Posted: Sat 2nd Dec 2023

North Wales MS proposes Bill for accessible residential outdoor education for people living in or visiting the Wrexham area
This article is old - Published: Saturday, Dec 2nd, 2023

A Conservative MS has introduced a backbench bill calling for residential outdoor education opportunities to be more accessible.

Sam Rowlands told the Senedd that his bill would see Wales lead the way on ensuring all children experience high-quality residential outdoor education.

Raising the examples of Glan-llyn in north Wales and the Storey Arms in the south, Mr Rowlands said Wales has a rich heritage of outdoor education.

He told the chamber: “The activities are often challenging and adventurous, providing opportunities for physical activity, engagement with the natural environment and development of the competencies at the heart of the Curriculum for Wales.”

Mr Rowlands said for many young people, particularly in poorer communities, outdoor education is their first opportunity to experience many activities.


The former leader of Conwy Council told MSs: “Not only are these times great for the people participating, with all of the known benefits, we know that the outdoor activity sector is an economic catalyst in Wales, currently worth around £1.5bn.”

Mr Rowlands, who won a random ballot to propose a new law in July 2022, explained that the bill would establish an entitlement to residential outdoor education in the curriculum.

He argued the proposed law is necessary so every young person can participate without charge and regardless of the family’s financial circumstances.

“These experiences can be life changing for so many,” he said. “Why should a child from a poorer background be denied this important educational opportunity and milestone that so many children from wealthier backgrounds can easily access?”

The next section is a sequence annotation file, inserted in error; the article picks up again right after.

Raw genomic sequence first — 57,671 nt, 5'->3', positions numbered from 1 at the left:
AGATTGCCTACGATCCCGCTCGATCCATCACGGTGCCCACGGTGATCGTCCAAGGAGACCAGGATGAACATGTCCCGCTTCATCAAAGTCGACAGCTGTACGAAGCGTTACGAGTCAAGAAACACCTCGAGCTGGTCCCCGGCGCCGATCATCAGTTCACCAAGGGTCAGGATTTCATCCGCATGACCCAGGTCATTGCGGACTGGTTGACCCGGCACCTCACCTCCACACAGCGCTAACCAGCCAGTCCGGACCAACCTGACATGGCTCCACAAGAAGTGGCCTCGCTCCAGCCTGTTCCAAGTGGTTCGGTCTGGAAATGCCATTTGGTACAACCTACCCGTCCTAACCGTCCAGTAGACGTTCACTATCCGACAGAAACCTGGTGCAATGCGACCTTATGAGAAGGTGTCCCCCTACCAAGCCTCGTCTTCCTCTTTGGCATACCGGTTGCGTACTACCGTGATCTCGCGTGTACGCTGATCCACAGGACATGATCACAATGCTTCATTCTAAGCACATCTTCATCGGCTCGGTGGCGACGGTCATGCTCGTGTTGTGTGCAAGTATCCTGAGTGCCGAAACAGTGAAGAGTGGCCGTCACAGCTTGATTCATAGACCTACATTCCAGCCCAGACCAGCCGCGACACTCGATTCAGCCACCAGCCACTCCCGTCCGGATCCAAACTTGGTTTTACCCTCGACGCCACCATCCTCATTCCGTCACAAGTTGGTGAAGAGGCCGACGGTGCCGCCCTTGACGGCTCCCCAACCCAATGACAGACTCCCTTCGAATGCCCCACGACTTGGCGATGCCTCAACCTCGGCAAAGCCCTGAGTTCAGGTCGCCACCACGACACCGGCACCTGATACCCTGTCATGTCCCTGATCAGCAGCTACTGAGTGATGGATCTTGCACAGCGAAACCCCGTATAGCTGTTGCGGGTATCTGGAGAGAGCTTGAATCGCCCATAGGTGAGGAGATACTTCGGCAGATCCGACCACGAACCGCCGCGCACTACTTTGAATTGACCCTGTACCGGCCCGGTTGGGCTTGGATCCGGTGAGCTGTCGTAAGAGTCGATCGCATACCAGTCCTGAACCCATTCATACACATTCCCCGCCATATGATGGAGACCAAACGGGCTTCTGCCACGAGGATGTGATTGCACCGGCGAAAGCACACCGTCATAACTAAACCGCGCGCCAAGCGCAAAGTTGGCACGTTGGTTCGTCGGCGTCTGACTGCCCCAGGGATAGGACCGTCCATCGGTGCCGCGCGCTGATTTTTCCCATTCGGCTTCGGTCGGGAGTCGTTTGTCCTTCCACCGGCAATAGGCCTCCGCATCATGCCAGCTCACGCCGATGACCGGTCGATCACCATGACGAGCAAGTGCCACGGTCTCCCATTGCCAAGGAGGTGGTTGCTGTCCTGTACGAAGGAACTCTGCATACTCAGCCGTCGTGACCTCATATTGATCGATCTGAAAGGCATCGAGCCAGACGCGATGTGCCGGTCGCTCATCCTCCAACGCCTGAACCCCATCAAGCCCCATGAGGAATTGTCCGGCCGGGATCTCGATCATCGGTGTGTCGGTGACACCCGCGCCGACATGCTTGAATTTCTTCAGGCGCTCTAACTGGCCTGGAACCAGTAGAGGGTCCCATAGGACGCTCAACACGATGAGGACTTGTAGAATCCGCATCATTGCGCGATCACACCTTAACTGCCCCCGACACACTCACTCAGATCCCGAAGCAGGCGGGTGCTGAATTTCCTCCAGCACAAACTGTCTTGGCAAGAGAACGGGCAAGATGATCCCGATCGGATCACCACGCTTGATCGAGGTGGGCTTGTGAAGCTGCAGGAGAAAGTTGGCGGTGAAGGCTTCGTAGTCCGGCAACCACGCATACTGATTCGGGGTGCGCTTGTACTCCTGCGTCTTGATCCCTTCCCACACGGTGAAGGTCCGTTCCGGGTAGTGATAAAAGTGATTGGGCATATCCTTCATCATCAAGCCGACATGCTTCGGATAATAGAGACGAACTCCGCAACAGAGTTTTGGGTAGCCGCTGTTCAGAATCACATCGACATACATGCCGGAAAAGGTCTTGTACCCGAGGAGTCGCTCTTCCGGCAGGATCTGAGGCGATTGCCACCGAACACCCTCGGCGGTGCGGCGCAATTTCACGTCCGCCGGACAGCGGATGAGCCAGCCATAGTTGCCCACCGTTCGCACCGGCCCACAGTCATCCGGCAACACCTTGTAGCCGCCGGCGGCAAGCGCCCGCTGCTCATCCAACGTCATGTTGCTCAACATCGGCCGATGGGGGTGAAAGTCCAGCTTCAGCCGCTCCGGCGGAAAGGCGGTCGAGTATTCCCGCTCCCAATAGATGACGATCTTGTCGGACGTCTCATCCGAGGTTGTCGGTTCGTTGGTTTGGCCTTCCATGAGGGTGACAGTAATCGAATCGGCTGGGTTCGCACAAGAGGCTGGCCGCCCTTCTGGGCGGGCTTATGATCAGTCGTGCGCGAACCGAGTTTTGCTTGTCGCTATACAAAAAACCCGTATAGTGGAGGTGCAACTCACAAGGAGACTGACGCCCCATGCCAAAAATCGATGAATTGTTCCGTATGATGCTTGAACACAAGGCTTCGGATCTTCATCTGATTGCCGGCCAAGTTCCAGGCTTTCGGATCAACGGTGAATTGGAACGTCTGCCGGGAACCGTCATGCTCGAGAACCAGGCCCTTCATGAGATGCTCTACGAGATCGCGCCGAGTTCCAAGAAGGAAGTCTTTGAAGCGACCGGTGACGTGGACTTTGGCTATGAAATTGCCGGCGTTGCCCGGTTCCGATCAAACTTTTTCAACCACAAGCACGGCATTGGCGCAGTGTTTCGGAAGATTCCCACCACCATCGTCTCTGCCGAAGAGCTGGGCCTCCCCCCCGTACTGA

Jeremy Miles acknowledged the contribution that residential outdoor learning can bring to the development and wellbeing of young people.

The education minister said the Welsh Government will continue to emphasise the role of outdoor education across the curriculum.

He highlighted that ministers provided a £2m support package to the sector during the pandemic in recognition of its value.


However, Mr Miles warned that support must be developed within the confines of the real-world financial constraints on public services.

He claimed the Welsh Government’s budget for 2024-25 is £3bn lower than it would have been if it had grown in line with the economy since 2010.

Mr Miles pointed out that the bill’s explanatory note says it would create an additional cost to the taxpayer of £20m a year.

“I’m afraid I’m simply not willing to cut front-line school budgets to fund that,” he told MSs, urging the Conservatives to explain which services they would cut to pay for the proposals.

Mr Rowlands argued a preventative approach could save the public money in the long run.

Disabled children

Laura Anne Jones, the Conservatives’ shadow education minister, said the proposals could have a life-changing impact on young people with additional learning needs.

MSs heard only nine of Wales’ 37 special schools organised outdoor experiences last year.

Heledd Fychan, her Plaid Cymru counterpart, accused the Conservatives of picking and choosing when it comes to equality of opportunity.

She raised earlier comments from Janet Finch-Saunders that those who can afford to pay should not receive free school meals.

Jenny Rathbone, a Labour MS, who represents Cardiff Central, questioned where the £20m would come from.

Alun Davies, a fellow Labour backbencher, argued you cannot create a comprehensive curriculum through piecemeal pieces of legislation.

Without support from the Welsh Government, the bill could fall at the first hurdle.

An opposition-proposed law has not been passed by the Welsh Parliament since the Nurse Staffing Levels Act, which was first tabled about a decade ago.

The Senedd has been criticised over a limited scope for backbench legislative proposals.

By Chris Haines, ICNN Senedd reporter

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